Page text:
Home march-2019-issue Blossoming is Mandatory, Sparkling is Optional.

Blossoming is Mandatory, Sparkling is Optional.


The Sacramento sky is scattered with fluff. The trees, covered in pink and white blooms reminiscent of the bedspread my mother chose for my childhood bedroom, are on a mission to make me sneeze. As I hold a tissue to my nose and behold the beauty around me, I wonder:

Do flowers ever get tired of blossoming? Does it start feeling like the same old thing year after year until there are no surprises left?

At a workshop I hosted on New Year’s Day, one of my participants reflected on this idea. I had prompted the group with the question, “What did you start or begin again in 2018?” She had been retired for six years and realized she might have become a little . . . comfortable. She shared:

“I couldn’t think of one thing I started last year. Not one! So, this year, I’ve decided to embrace the word blossoming. It’s never too late.”

I come from a long line of women who embody it’s-never-too-late. I have spent my life in amazement, watching them blossom over and over again.

My grandmother, who had been a writer, a poet and a “letters to the editor” contributor her whole life, took up painting in her sixties. Her folk art became locally celebrated for its vision of turn-of-the-century rural life. Grandma spent her early childhood on a Montana sheep ranch across the river from a people she defiantly called “Indians” until her dying day. As a girl, she sat on the banks of the river tracing the outlines of teepees against the vast sky and watching wild horses kick up dust in the distance until, decades later, she transformed these memories into art.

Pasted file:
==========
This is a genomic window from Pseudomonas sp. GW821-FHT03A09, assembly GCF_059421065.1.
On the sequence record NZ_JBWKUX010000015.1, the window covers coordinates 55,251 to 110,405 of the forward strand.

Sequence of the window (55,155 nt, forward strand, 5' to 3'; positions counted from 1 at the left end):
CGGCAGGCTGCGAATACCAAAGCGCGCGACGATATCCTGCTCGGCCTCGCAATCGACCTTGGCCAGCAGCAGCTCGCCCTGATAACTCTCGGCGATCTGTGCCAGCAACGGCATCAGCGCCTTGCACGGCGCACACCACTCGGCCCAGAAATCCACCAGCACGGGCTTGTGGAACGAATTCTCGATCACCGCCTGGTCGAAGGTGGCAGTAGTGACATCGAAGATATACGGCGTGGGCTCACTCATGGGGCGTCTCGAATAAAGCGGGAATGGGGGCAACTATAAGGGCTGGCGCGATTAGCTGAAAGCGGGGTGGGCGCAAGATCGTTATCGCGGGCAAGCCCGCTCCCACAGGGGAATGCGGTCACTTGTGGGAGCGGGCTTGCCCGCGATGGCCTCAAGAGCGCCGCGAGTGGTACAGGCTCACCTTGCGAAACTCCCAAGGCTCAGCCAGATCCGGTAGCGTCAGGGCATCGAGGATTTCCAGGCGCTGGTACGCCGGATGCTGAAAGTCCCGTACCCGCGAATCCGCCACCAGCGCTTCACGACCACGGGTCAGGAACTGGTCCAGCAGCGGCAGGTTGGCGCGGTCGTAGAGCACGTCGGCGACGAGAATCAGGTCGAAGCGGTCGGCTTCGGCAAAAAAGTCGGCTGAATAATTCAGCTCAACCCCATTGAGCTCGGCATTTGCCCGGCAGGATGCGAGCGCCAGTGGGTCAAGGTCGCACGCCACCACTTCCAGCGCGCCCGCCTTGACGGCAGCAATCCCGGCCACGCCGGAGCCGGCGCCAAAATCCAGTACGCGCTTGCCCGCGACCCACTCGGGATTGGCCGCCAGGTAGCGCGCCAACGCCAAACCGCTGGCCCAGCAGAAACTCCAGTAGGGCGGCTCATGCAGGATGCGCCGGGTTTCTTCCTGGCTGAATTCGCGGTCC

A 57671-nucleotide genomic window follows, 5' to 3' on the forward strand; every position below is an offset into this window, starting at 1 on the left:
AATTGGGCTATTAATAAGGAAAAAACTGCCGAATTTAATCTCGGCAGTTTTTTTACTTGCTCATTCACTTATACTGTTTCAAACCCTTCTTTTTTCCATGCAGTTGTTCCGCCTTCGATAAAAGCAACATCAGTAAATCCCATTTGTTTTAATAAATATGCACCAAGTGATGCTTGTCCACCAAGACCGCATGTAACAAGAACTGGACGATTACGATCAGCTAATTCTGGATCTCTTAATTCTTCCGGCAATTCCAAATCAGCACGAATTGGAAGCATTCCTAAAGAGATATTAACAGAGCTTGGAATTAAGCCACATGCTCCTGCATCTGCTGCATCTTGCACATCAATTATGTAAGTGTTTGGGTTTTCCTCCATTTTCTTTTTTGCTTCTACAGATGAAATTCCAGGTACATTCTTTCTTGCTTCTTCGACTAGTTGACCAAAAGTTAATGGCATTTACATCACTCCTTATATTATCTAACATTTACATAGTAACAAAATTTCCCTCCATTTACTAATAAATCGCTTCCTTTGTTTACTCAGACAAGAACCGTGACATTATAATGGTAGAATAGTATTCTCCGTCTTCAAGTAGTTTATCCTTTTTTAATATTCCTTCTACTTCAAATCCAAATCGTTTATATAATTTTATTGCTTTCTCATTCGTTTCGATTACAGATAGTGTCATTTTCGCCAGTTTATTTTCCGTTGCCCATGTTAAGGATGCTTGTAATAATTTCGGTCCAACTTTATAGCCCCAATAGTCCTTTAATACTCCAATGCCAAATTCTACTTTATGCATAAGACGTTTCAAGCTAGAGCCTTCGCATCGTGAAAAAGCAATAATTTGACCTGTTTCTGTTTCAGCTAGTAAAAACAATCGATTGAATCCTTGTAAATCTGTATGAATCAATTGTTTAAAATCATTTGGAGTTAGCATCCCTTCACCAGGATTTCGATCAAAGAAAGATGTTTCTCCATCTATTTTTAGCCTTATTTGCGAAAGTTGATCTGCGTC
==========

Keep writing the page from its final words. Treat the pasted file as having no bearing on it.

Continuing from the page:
If we allow it, this is what each one of us does with our life. We transform it into art. If we allow it, we continue to blossom year after year after year.

My mother, who used our home as her personal canvas and made art with everything she touched, never wanted credit or accolades. Instead, she became my grandma’s greatest champion. I remember her schlepping grandma’s paintings to the shop to get prints made for art fairs and hauling the whole lot to a swanky gallery in Carmel, California for “the big show.”

By the time I was at the edge of adolescence, it was far easier . . .


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